According to a recent study by the Cato Institute, skilled Indians account for 89% of the employment-based green card backlog, with most facing a wait of over 90 years to receive lawful permanent residence in the U.S. Over 200,000 will die of old age before receiving a green card, says the study. Indians are also disproportionately affected by the 7% caps on countries as they make up over 50% of the applicants.
“I have felt like a sitting duck for so long, I have felt exposed for so long, and I am really upset about the people who have allowed me to be this exposed,” said Talwar about the stalled Senate vote on Fairness for High Skilled Immigrants Act, that would have eliminated the annual per country cap on employment-based applications. “At the end of the day, I just don’t know where I am supposed to go.”
David Bier, the author of the Cato study, believes that the new order might not have a huge impact on Indian green card applicants, as more than 92% of employer-based EB-2 and EB-3 Indian green card applicants are already working in the US on a temporary status like the H-1B non-immigrant visa. As of now, the order only applies to those who are applying for permanent residence from outside the U.S. and not to temporary non-immigrant visas.
However, the new executive order also mentions a review and additional measures of non-immigrant programmes (H-1Bs, H-2As, student visas and others) in the next 30 days to “stimulate the United States economy and ensure the prioritisation, hiring, and employment of United States workers.”
For Indians, who make a majority of the H-1B workers, the temporary programme is a bridge to the permanent system. Some believe that Trump’s new immigration policy was a response to calls for pausing the H-1B programme by organisations such as the US Tech Workers as unemployment soars in the US. This year, the U.S. Citizenship and Immigration Services received 275,000 unique H-1B registrations, of which around 68% are Indians.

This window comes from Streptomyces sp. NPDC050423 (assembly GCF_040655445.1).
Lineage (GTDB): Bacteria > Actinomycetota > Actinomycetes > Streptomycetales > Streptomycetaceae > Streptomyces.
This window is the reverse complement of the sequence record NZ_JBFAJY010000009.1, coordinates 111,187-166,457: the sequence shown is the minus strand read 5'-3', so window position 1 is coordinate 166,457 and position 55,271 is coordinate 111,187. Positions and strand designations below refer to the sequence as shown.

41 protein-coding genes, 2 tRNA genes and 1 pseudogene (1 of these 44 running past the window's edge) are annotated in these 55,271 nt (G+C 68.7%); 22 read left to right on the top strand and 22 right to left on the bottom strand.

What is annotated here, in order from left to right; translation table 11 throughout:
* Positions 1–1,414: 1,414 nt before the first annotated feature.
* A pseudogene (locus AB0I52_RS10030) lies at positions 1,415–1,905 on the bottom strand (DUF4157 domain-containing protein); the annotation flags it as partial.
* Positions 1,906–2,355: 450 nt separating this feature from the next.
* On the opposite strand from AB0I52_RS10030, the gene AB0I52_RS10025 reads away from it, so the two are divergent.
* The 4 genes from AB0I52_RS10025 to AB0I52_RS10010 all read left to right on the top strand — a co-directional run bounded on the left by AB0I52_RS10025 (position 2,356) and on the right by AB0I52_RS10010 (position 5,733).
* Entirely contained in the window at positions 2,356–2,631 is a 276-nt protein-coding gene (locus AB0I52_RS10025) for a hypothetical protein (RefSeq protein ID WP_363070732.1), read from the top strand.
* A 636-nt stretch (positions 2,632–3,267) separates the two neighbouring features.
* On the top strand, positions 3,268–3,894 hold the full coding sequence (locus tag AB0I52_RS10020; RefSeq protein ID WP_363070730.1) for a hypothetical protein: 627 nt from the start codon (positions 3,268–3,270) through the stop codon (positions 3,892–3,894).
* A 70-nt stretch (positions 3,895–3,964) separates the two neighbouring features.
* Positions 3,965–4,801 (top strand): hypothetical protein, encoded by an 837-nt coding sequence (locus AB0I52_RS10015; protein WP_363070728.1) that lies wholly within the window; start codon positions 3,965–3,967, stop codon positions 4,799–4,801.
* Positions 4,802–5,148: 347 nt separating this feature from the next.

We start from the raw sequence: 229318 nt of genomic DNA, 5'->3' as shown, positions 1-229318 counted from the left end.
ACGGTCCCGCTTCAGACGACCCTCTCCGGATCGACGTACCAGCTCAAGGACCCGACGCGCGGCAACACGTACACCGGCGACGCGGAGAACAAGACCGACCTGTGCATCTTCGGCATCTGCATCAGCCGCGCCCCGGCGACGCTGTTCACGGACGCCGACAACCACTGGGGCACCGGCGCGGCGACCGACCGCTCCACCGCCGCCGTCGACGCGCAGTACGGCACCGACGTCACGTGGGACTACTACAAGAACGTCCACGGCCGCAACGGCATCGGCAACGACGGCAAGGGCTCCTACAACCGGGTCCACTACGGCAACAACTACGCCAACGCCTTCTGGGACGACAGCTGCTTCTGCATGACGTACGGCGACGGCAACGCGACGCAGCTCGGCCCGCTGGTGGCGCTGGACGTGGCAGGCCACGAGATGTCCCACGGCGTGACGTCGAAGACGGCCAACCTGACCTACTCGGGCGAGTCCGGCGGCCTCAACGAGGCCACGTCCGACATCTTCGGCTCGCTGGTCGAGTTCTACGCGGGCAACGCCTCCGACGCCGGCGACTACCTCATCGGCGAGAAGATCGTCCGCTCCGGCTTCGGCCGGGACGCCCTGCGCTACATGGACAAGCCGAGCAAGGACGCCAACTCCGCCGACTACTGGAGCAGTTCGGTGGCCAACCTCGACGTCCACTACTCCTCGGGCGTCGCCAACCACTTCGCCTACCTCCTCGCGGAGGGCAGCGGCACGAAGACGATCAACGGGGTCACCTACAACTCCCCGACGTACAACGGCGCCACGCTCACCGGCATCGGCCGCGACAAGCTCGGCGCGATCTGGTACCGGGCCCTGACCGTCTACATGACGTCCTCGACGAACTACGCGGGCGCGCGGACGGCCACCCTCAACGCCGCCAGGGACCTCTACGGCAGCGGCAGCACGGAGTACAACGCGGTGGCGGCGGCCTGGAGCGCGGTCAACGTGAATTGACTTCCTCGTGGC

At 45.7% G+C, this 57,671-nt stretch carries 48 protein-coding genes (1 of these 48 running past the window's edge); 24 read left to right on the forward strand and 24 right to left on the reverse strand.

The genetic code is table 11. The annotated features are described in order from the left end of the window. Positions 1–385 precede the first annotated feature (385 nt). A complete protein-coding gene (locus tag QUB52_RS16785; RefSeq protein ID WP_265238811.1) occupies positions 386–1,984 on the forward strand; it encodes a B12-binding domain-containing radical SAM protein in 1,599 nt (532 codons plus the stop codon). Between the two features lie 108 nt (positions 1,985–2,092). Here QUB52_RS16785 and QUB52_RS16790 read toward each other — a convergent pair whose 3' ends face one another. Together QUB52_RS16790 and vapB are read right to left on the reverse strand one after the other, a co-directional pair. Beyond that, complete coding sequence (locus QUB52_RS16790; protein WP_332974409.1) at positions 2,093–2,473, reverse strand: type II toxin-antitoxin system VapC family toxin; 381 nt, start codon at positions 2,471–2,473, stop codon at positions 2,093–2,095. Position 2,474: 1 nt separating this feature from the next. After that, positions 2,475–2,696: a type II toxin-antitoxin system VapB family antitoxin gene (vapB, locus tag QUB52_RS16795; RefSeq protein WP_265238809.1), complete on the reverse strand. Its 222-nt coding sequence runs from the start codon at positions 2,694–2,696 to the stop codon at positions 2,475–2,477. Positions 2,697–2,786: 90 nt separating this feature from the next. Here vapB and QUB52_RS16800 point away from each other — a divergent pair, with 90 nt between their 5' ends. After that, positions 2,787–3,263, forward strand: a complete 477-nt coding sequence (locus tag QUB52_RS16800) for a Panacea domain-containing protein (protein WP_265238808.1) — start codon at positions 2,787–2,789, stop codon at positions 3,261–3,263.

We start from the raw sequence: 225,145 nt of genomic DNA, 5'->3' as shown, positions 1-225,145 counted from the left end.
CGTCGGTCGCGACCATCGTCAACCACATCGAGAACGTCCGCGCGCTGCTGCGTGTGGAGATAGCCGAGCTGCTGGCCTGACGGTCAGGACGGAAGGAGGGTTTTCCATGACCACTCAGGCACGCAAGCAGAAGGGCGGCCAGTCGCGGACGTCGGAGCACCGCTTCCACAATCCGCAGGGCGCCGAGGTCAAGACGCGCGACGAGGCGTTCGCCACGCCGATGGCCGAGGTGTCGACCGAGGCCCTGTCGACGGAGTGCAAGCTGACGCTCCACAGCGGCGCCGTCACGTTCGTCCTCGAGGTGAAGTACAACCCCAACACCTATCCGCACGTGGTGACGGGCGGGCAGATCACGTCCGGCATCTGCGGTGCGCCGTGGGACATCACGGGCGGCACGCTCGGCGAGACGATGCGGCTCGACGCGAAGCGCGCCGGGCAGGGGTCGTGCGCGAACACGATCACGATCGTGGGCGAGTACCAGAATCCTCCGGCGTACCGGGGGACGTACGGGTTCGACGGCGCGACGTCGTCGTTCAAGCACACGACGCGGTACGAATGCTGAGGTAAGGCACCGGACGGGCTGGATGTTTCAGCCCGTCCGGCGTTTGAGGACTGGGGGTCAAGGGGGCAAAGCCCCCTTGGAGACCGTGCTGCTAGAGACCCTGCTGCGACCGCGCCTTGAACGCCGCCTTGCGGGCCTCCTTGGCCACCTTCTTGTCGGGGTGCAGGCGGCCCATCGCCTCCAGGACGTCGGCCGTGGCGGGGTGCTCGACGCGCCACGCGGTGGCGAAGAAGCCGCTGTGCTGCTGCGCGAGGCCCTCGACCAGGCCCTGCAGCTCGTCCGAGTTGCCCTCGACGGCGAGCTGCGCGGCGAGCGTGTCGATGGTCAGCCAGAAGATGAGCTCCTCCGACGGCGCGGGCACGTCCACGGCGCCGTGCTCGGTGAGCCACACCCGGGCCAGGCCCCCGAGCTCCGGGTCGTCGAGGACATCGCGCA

Tucker Carlson, Fox News host and conservative pundit, has said that the original draft of the executive order also included “guest workers” such as H-1B and H-2A workers but was changed as the administration was afraid of “angering corporate leaders”.
Immigration was the cornerstone of Trump’s 2016 election campaign and he is pushing for the same with the November 2020 presidential elections. Boundless, an immigration company, writes that the new executive order mirrors Trump’s unsuccessful 2017 “RAISE Act” with many parallels on who will be impacted by the order.
The US has already imposed travel restrictions on China, Canada, Mexico, and many parts of Europe. Additionally, the Trump administration has announced visa sanctions on countries that do not take back their deported citizens. For Indians on visas like the H-1B who lose their jobs, it may be impossible to go back given the travel ban in India.